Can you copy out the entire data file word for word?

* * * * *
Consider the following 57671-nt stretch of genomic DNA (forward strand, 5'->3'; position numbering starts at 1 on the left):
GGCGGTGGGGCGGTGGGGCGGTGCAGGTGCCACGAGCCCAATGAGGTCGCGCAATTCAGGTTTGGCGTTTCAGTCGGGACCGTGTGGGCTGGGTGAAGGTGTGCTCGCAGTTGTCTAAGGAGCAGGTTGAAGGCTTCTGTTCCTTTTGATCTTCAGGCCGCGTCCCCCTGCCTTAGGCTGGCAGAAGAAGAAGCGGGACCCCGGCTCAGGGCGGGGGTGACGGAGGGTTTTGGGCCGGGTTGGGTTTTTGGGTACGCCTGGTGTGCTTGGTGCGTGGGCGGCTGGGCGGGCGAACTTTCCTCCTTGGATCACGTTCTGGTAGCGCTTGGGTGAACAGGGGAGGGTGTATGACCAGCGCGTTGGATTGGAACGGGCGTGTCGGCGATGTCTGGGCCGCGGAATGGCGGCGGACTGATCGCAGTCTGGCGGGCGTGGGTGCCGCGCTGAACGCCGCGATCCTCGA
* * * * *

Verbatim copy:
Consider the following 57671-nt stretch of genomic DNA (forward strand, 5'->3'; position numbering starts at 1 on the left):
GGCGGTGGGGCGGTGGGGCGGTGCAGGTGCCACGAGCCCAATGAGGTCGCGCAATTCAGGTTTGGCGTTTCAGTCGGGACCGTGTGGGCTGGGTGAAGGTGTGCTCGCAGTTGTCTAAGGAGCAGGTTGAAGGCTTCTGTTCCTTTTGATCTTCAGGCCGCGTCCCCCTGCCTTAGGCTGGCAGAAGAAGAAGCGGGACCCCGGCTCAGGGCGGGGGTGACGGAGGGTTTTGGGCCGGGTTGGGTTTTTGGGTACGCCTGGTGTGCTTGGTGCGTGGGCGGCTGGGCGGGCGAACTTTCCTCCTTGGATCACGTTCTGGTAGCGCTTGGGTGAACAGGGGAGGGTGTATGACCAGCGCGTTGGATTGGAACGGGCGTGTCGGCGATGTCTGGGCCGCGGAATGGCGGCGGACTGATCGCAGTCTGGCGGGCGTGGGTGCCGCGCTGAACGCCGCGATCCTCGA